I’ve written quite a bit about the power of words. Words are potent, sometimes in magical. Words do not only express our lived experience, they also give it shape, name it, describe it. One aspect of philosophy of language deals with the interaction and mutual influence of words and thought. Fields as diverse as linguistics, clinical psychology and economics address this idea in different ways.

But everyone agrees that words are important, powerful. That is why, like many other people, I care about what labels I attribute to myself and others. I have written quite a bit about that. You might want to look at The Problem with Surviving and Have I Survived Yet, for example.

So it was very interesting to find a link to “After Cancer: Debate About Terminology Beyond Treatment” in today’s Medscape Nurses newsletter. This is part of a discussion that began with “Cancer Survivorship: Why Labels Matter” (J Clin Oncol2013;31:409-411) by Canadian social scientists Kirsten Bell and Svetlana Ristovski-Slijepcevic.

Bell and Ristovski-Slijepcevic clearly attribute importance to the terms we use. The Medscape article quotes them: “Words not only describe, but construct, the phenomena under question,” they wrote, explaining that the term “someone who has had cancer” may ignore “the ongoing presence of cancer in the lives of many” who have had the disease.”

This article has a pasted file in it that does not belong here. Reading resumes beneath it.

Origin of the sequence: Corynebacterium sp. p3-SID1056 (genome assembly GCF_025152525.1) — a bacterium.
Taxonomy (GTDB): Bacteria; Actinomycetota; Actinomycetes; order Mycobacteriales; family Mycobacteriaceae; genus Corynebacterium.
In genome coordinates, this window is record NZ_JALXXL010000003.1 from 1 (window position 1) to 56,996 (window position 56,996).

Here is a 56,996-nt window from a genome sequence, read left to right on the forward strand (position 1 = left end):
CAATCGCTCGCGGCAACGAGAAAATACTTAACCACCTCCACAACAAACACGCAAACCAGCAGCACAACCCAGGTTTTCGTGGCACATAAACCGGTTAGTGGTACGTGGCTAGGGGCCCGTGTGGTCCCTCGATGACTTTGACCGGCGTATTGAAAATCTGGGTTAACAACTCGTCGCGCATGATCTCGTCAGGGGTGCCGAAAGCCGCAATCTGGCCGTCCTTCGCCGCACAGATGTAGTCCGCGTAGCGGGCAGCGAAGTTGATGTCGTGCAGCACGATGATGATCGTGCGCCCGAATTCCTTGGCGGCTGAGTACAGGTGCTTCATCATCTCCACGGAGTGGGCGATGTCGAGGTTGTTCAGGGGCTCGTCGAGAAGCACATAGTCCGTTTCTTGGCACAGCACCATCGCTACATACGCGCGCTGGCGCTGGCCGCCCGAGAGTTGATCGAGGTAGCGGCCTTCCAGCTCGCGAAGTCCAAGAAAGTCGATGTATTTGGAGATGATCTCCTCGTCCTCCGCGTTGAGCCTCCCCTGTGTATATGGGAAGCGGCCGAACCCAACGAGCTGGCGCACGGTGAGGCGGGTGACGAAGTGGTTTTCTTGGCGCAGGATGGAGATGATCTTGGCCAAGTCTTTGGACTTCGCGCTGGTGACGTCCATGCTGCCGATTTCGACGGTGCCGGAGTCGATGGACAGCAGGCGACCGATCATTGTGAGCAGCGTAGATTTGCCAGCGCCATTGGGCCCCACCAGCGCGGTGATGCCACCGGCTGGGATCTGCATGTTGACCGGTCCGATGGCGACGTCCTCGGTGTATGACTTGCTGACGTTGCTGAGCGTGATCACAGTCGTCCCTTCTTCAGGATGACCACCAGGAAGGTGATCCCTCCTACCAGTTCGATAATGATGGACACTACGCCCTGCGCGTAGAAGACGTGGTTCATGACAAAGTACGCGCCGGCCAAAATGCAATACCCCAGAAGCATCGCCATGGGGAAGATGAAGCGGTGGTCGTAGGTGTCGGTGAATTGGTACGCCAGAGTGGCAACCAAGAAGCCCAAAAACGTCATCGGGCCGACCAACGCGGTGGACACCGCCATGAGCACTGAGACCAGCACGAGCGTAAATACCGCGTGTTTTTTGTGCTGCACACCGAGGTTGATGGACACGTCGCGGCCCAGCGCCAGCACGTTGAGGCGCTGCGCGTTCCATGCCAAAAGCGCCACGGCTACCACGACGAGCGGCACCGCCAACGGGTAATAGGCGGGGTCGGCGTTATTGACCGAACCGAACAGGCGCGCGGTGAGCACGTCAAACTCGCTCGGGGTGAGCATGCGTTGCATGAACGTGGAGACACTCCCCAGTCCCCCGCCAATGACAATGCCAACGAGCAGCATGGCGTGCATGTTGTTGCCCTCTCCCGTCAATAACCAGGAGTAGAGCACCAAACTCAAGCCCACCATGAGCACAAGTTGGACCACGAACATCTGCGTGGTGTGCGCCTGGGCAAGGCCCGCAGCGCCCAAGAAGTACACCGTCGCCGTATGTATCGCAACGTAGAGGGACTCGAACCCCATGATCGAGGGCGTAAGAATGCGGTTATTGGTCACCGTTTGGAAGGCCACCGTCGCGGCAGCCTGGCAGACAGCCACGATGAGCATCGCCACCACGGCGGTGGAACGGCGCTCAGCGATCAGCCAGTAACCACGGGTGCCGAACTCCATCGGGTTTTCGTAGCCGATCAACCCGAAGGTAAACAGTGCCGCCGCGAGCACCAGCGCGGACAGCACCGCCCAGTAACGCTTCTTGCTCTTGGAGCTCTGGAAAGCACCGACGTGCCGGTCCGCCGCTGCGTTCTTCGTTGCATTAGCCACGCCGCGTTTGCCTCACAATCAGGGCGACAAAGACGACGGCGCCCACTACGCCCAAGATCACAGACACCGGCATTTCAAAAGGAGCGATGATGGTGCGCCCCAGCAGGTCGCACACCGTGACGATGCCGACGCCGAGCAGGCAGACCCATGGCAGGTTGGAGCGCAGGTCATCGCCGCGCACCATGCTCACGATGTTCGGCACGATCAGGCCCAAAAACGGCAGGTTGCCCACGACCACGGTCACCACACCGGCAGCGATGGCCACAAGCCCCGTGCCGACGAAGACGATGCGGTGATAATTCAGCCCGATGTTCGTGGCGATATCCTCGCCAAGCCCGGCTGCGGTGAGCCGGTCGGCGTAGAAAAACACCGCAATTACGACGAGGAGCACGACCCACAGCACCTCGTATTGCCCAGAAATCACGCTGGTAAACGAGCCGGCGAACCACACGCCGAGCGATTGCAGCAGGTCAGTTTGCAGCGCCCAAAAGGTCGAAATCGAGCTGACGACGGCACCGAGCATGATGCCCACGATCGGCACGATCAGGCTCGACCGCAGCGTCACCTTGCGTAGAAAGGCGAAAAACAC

The discussion is continued by Paolo Tralongo and his colleagues, who suggest a range of terms, but attribute the importance of terminology to the way a term helps or hinders a patient in coping with the disease. They suggest a range of terms–patients with…

  • acute cancer (for people in treatment)
  • cured cancer (for people “who have long been disease-free and have reached a time when their mortality risk does not exceed that of their age and gender peers”)
  • chronic cancer (for people with advanced cancer that alternates remissions and relapses)
  • chronic cancer, active phase

I strongly encourage interested people to follow the link above to the Medscape article. There you will also find links to the original articles and letters in the Journal of Clinical Oncology. 

The word “survivor” annoys me for a number of reasons that I’ve described elsewhere. The main reason it annoys me at the moment is that I haven’t survived it yet; I still have cancer in my body. The term “chronic cancer” intrigues me. My stage IV disease is advanced, but not yet terminal (i.e. I am not expected to die in the next several weeks or months). Perhaps “chronic” is the best way to refer to it.

“Chronic cancer” has the advantage of being clear, specific and easily understood. It is very low on drama, even less dramatic than “living with cancer”, which has been my preferred term to date. I’m not sure yet, but I think I like it.

(As terminology. The disease itself is one of the worst things that has ever happened to me.)

Saying Goodbye Without Leaving